Keywords: aphrodisiac; sexual enhancer; plant; pharmacology; toxicology; psychiatry; neurology; adverse effect aphrodisiac; sexual enhancer; plant; pharmacology; toxicology; psychiatry; neurology; adverse effect

1. Introduction

Sexual drive is influenced by biological, psychological, and social factors, but it can also be affected by medications and medical conditions. Many prescription drugs and narcotics (e.g., antidepressants, anxiolytics, antihistamines, antihypertensives, adrenergic receptor blockers, antipsychotics, and opioids) can negatively impact sexual desire, inhibit erection, ejaculation, or orgasm, and so on. Contrariwise, many aphrodisiac substances can improve sexual performance. In particular, substances of natural origin have been used worldwide for millennia in traditional medicines to boost sexual desire, sexual pleasure, or sexual behavior [1], and the use of psychoactive and/or stimulant drugs during intercourse, i.e., chemsex, is on the rise [2]. Nowadays, sexual performance anxiety, which contributes to psychogenic erectile dysfunction, is estimated to affect 9 to 25% of men in the United States, and phytotherapy is often employed as a treatment [3]. In 2007, approximately 56% of infertile couples had sought medical care worldwide [4] and many of these couples had opted for supportive complementary and alternative medicines to treat infertility. In 2010, in the United States, approximately 29% of 428 infertile couples had utilized an alternative treatment after 18 months of observation, 59% of which had taken herbal therapy [5]. Natural substances are mistakenly believed to be a safer alternative to modern medications with no side effects. They are also readily accessible on the Internet and specialized markets without a prescription. Consequently, the use of herbal supplements to enhance sexual drive has become increasingly popular, and more than 300,000 intoxications were reported to poison control centers over the last 20 years [6,7].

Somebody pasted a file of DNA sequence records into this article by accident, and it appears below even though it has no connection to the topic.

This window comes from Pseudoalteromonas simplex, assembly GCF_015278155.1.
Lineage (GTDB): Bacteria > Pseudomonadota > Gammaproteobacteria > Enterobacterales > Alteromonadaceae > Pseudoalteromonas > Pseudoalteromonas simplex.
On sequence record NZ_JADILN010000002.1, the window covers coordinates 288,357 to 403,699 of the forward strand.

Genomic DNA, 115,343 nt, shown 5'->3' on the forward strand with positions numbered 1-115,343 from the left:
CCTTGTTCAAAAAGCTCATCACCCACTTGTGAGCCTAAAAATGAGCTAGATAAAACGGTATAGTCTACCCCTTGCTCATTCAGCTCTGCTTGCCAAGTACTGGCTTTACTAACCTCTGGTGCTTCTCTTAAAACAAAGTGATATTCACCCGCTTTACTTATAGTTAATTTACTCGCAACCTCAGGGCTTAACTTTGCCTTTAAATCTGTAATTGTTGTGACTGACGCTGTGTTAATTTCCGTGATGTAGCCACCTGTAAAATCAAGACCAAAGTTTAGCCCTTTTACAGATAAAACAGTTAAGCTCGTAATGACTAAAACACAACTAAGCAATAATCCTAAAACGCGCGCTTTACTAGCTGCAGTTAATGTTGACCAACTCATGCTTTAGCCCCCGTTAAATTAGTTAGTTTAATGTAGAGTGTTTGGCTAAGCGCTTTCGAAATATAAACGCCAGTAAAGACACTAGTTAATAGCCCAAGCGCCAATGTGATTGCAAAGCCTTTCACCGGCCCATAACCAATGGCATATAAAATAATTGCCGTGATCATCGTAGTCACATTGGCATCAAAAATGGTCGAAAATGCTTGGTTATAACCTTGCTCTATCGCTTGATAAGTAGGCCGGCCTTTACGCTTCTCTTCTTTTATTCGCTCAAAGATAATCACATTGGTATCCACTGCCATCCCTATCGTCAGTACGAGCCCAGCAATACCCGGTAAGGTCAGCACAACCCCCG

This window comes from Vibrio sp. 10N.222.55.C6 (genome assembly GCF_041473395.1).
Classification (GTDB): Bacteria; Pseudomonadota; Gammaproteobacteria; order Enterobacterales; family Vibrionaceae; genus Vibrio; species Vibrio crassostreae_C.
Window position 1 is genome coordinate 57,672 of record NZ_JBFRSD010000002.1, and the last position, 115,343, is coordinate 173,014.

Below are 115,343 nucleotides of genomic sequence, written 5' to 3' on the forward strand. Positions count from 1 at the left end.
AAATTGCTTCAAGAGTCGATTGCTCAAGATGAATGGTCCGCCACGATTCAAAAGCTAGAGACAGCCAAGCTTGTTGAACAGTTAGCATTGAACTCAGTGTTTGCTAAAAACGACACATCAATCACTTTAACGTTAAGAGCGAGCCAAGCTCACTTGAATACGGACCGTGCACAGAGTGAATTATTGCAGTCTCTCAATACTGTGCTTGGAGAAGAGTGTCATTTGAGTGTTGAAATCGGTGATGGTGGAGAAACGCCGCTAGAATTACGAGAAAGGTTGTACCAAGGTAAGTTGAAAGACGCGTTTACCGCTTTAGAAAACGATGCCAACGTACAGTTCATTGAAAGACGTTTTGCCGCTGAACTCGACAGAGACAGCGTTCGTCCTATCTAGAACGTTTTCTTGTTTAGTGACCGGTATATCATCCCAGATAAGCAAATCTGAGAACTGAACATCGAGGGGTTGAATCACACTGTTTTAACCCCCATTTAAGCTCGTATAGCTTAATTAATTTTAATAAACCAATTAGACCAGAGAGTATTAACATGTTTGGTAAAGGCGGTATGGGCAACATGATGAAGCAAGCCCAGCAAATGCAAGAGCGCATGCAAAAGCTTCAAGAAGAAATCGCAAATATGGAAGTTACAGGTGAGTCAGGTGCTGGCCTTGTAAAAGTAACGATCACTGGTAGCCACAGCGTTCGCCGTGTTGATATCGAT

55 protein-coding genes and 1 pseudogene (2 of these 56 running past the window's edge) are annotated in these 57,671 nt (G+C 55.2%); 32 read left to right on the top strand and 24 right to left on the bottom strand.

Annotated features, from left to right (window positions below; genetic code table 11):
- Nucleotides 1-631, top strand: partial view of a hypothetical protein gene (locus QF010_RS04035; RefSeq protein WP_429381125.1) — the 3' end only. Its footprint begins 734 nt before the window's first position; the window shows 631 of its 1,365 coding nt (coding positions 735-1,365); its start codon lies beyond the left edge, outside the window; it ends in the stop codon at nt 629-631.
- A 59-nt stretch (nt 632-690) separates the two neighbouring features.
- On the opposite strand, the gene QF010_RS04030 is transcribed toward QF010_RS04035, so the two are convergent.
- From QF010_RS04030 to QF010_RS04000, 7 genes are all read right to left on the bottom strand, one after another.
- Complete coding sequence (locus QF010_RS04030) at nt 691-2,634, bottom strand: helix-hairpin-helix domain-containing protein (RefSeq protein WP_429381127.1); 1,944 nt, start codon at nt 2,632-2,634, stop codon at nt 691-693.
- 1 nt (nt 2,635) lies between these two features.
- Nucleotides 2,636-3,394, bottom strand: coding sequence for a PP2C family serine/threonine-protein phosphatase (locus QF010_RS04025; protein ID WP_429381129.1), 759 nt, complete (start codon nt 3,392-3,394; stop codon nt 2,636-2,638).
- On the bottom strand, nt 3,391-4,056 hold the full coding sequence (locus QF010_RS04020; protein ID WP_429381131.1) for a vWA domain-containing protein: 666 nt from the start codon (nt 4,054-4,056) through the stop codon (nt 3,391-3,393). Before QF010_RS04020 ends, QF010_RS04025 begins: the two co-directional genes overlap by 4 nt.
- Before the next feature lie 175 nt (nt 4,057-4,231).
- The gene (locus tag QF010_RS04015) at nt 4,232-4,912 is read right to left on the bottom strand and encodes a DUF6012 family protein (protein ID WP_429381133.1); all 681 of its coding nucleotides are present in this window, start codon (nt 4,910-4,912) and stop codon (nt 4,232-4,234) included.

According to Sandroni, aphrodisiacs can be classified into three categories according to whether they increase potency (i.e., effectiveness of erection in males), sexual pleasure, or libido (i.e., sexual desire) [8]. Potency-enhancing substances typically induce vasodilation, often through the nitric oxide (NO) pathway, inducing hypotension and potentially harmful cardiovascular effects (e.g., sildenafil and L-arginine). Sexual pleasure-enhancing substances cause tumescence and lubrication of the genital mucosa, therefore increasing sensation (e.g., cantharidin). Libido-enhancing substances alter the concentrations of specific neurotransmitters (e.g., dopaminergic and serotoninergic pathways) or sex hormones (e.g., pituitary hormones and testosterone) in the central nervous system (CNS) [8]. For example, methamphetamine is a synthetic illicit psychomotor stimulant affecting the mesolimbic dopamine pathway, which plays an essential role in motivation and the reward system. A substantial body of evidence shows that acute methamphetamine use is associated with enhanced positive sexual experiences and libido, with a greater likelihood of engaging in high-risk sexual behaviors. Sexual behavior, however, may be impaired due to chronic methamphetamine exposure [9].